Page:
This week I set out to find an example of Asian American representation in the media that offered a full depiction of the character and highlighted issues of intersectionality, meaning the intersection of things like race, sexual orientation, class and gender that gives an individual unique viewpoints and experiences. This was surprisingly (or not so surprisingly) really difficult. In my head I ran through every contemporary television show that I could think of, conducted numerous web searches for examples of Asian American intersectionality and ran into wall after wall. I could not think of or find a single media depiction that offered a full view of an Asian American character. I then realized that I was ignoring my favorite branch of media, BOOKS.
I’m kind of a bookworm, and throughout middle and high school I read quite a few books by Amy Tan, a California-born author and daughter of Chinese immigrants. What interested me so much about her writings were the unique viewpoints that she offered that I had not necessarily come across in the other books I typically read. Arguably her most well known book (it became a film in 1993), The Joy Luck Club, is a fantastic example of looking at individuals using intersectional analysis. Throughout this book she tells the stories of four Chinese American daughters: Jing-mei, Rose, Waverly and Lena and their immigrant mothers: Suyuan, An-mei, Lindo and Ying-ying and how their backgrounds and personal experiences made them all into the women they became.
I will not go into every character’s story in this blog post because that would take quite a bit of time but instead I will focus in particular on Jing-mei or “June” Woo and her mother Suyuan, as they sort of take on the main character roles throughout the book. Suyuan, as I mentioned, is a Chinese woman who immigrated to the United States after she lost her entire family due to the Japanese invasion of China. Suyuan often personifies the stereotype of the “Tiger Mother” as she pushes her daughter to excel at academics and extracurricular activities, but the author does not simply stop at this stereotypical representation. Instead, Tan shows the life experiences that created this personality, i.e. being born and married into prosperity only to lose it all through the death and destruction of war, but to pick up the pieces and start a new life with a fierce determination to succeed as an immigrant and create a better life for her daughter. Jing-mei also is not shown as a one-dimensional character. Tan shows the unique experiences that come from being a Chinese American daughter of immigrants and having to make decisions between her Chinese heritage and American ideals. One example of this is her constant rebellion against her mother’s piano prodigy wishes because of her American born independent attitude.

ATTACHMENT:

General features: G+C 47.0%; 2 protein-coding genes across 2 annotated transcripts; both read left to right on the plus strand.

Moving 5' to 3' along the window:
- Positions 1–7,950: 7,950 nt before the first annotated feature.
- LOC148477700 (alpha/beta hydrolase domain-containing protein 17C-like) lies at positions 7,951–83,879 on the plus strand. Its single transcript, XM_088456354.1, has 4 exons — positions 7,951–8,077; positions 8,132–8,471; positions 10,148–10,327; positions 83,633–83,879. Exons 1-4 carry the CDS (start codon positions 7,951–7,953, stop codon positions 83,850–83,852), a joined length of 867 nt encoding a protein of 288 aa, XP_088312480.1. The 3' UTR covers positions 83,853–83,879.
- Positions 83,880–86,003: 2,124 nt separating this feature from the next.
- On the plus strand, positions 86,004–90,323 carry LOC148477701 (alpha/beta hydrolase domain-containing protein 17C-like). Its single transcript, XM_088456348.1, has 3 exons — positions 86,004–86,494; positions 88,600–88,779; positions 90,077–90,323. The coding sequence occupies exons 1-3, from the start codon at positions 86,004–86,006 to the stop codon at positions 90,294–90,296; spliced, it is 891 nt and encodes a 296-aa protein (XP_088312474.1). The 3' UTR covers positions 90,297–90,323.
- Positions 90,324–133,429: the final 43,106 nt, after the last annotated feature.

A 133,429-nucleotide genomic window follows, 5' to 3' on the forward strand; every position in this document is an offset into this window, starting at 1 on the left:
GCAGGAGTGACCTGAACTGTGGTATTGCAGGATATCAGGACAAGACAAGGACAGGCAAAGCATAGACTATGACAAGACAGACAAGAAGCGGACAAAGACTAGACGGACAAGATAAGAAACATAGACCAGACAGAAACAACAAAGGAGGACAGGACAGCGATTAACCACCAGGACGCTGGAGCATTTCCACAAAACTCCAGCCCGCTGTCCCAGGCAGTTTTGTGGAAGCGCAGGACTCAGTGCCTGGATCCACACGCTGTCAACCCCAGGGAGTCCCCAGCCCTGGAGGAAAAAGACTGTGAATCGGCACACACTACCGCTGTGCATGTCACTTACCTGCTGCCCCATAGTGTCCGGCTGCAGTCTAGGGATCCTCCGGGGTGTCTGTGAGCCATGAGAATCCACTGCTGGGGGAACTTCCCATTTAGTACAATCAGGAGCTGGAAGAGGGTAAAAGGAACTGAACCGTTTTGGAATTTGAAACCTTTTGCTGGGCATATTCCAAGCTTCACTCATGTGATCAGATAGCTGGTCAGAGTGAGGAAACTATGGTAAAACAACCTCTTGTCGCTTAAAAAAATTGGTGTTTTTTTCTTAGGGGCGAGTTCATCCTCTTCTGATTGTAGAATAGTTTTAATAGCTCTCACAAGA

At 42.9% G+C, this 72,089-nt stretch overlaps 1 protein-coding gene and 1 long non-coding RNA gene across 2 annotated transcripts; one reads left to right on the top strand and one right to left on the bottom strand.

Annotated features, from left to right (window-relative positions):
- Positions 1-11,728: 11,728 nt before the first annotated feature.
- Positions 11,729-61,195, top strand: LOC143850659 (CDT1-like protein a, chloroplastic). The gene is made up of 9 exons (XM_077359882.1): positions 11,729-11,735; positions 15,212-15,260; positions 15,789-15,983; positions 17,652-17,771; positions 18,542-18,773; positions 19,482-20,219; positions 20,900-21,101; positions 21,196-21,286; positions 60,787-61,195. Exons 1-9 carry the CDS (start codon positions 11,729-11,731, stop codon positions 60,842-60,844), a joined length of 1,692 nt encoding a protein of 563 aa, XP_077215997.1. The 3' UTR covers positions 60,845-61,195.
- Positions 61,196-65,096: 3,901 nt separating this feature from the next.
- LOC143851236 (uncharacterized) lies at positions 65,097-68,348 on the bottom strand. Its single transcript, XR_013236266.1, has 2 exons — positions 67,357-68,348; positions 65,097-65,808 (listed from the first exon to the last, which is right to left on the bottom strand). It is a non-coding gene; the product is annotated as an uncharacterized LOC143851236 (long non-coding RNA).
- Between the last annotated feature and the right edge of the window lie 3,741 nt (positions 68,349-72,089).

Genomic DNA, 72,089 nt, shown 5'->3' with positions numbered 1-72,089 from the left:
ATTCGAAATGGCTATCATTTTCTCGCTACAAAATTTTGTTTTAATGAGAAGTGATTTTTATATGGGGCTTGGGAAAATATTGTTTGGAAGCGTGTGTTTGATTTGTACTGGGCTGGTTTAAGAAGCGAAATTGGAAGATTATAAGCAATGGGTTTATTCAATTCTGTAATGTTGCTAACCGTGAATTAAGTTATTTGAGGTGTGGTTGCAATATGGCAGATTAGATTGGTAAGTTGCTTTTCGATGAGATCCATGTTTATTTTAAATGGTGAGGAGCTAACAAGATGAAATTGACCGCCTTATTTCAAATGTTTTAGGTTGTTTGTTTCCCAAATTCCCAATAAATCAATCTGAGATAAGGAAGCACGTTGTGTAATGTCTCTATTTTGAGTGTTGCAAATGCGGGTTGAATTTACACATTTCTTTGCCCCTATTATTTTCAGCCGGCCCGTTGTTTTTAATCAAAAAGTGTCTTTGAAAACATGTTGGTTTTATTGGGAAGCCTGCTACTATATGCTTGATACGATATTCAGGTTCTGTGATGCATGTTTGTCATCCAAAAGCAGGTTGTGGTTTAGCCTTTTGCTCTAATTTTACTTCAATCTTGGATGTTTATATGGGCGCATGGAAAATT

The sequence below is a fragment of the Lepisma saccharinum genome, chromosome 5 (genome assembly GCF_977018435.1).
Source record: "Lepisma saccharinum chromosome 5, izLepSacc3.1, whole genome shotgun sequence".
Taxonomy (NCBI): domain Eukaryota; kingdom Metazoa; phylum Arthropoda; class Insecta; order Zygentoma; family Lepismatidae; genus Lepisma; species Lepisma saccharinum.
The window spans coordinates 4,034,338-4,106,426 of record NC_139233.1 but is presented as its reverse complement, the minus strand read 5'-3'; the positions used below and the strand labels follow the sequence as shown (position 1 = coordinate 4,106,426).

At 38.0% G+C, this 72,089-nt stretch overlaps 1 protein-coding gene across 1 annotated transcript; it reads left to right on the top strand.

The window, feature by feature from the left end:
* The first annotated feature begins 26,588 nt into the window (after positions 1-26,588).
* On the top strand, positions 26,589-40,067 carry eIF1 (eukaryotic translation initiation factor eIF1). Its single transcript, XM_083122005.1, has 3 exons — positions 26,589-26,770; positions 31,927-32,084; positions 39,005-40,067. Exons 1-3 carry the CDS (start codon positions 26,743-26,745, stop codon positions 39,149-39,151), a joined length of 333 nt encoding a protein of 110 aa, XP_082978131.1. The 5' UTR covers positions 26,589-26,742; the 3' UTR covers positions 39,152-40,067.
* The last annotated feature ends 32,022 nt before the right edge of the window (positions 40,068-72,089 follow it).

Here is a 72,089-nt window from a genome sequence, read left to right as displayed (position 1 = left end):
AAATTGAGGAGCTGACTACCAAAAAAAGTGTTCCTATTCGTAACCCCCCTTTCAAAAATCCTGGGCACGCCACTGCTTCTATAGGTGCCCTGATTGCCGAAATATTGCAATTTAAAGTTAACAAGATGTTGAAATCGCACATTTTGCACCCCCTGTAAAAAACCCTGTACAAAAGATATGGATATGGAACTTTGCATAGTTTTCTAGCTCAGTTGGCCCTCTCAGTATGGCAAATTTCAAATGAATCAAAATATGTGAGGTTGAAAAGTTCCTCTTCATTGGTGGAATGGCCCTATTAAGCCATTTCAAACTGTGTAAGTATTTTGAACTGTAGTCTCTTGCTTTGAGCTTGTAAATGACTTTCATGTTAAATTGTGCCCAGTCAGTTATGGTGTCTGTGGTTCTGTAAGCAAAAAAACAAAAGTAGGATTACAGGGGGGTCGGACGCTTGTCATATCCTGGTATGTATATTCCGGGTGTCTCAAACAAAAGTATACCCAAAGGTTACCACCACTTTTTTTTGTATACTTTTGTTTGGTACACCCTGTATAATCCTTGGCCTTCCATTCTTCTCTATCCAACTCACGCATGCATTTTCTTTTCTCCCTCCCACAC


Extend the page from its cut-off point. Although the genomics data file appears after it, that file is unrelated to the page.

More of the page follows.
Amy Tan has done a great job of explaining the intricacies of the Asian American experience that come from the intersection of background, race, gender, class and sexual orientation through The Joy Luck Club and her other works. She offers a complete depiction of Asians and Asian Americans that is often missing from other media sources.